While sitting alone, Deborah had taken notice of a handsome grey in the adjoining corral area. He was studiously watching the practice session in between his munching. It was like he understood everything – all the actions of a hunter/jumper going through the paces. The grey wandered off into another part of his corral to take in more of the September sun.

On the way home, Deborah worked on making the troublesome circle exercise course more difficult on her tablet. She asked Elizabeth and Tara for their input on the adjustments. A couple phone calls to Trish, the following week’s exercise course would be more demanding and possibly with a time limit. During the last call, Deborah asked about the handsome grey.

The grey had been abandoned at RRC when its rider/owner suddenly dropped out of the advanced riding class in early summer. Since that person did not return any of Mark’s calls or responded to his letters, he decided to keep the grey. The grey was going to be a project for Mark. He had not been under saddle nor halter trained, and only allowed to have a loose lead rope around the neck. Having a three year old, with a blank slate, is an exceedingly rare opportunity.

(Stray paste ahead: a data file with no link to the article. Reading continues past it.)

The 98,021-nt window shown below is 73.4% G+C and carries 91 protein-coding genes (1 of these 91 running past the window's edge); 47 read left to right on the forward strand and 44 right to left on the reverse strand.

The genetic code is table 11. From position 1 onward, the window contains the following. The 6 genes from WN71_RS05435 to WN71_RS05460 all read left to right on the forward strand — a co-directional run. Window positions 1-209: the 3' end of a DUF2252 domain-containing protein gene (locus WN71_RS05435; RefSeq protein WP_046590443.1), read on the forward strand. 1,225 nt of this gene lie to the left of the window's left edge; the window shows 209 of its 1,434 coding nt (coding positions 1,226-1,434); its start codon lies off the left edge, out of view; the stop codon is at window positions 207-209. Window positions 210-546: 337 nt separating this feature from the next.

G-Man indoors after having his mane and tail trimmed (RRC, Oct 2016)

During the following week’s practice, Deborah made an offer – she would take the grey, train him, keep him as a forever horse pending clearance of the abandonment period and a vet check. Mark thought about it for a few minutes and said he would take the offer. One condition – if the grey proves too much to handle, Deborah is to return him. A handshake deal is made.

It is not like we need another horse. He’s willful, tall, and very muscular. His new name, G-Man. It is only fitting since we have a Secret Agent Man and a Starfleet Captain (Andrew). Will G-Man become a hunter? Only time will tell. But, since that September weekend, G-Man has adjusted to wearing a loose rope halter and has been under saddle three times with Deborah, once with Mark and once with Trish.

G-Man will move down to the JN Ranch soon as he clears the abandonment period on December 19. He has already passed his vet check.

Autumn Dreams

of autumn dreams
of shimmering gold and rust
of light breezes rustling the leaves
of how I dream anew


A dream rekindled.

Sarah and her two daughters came to spend the Labor Day holiday weekend with us. Not only was it a chance to ride among friends, but a chance to learn again. What better than to learn from, and train with, the three riders who were once her protégés.

waiting on the fog: Sarah and Max

She is glad to be back on the saddle. A little more than 17 months ago, Sarah underwent a two-part surgery to repair a back injury that dogged her for over 3½ years. Her lowest point was giving us her beloved champion, Secret Agent Man. Sarah knew SAM missed the show ring, and would flourish in the trustworthy and capable hands of my girls. Most of all, he would be loved to the fullest.

A priority on the list was Sarah riding SAM again. He was patient in waiting for his turn on the circle exercise course. When Sarah rode SAM, a little bit of their old magic resurfaced. It was easy, it was smooth.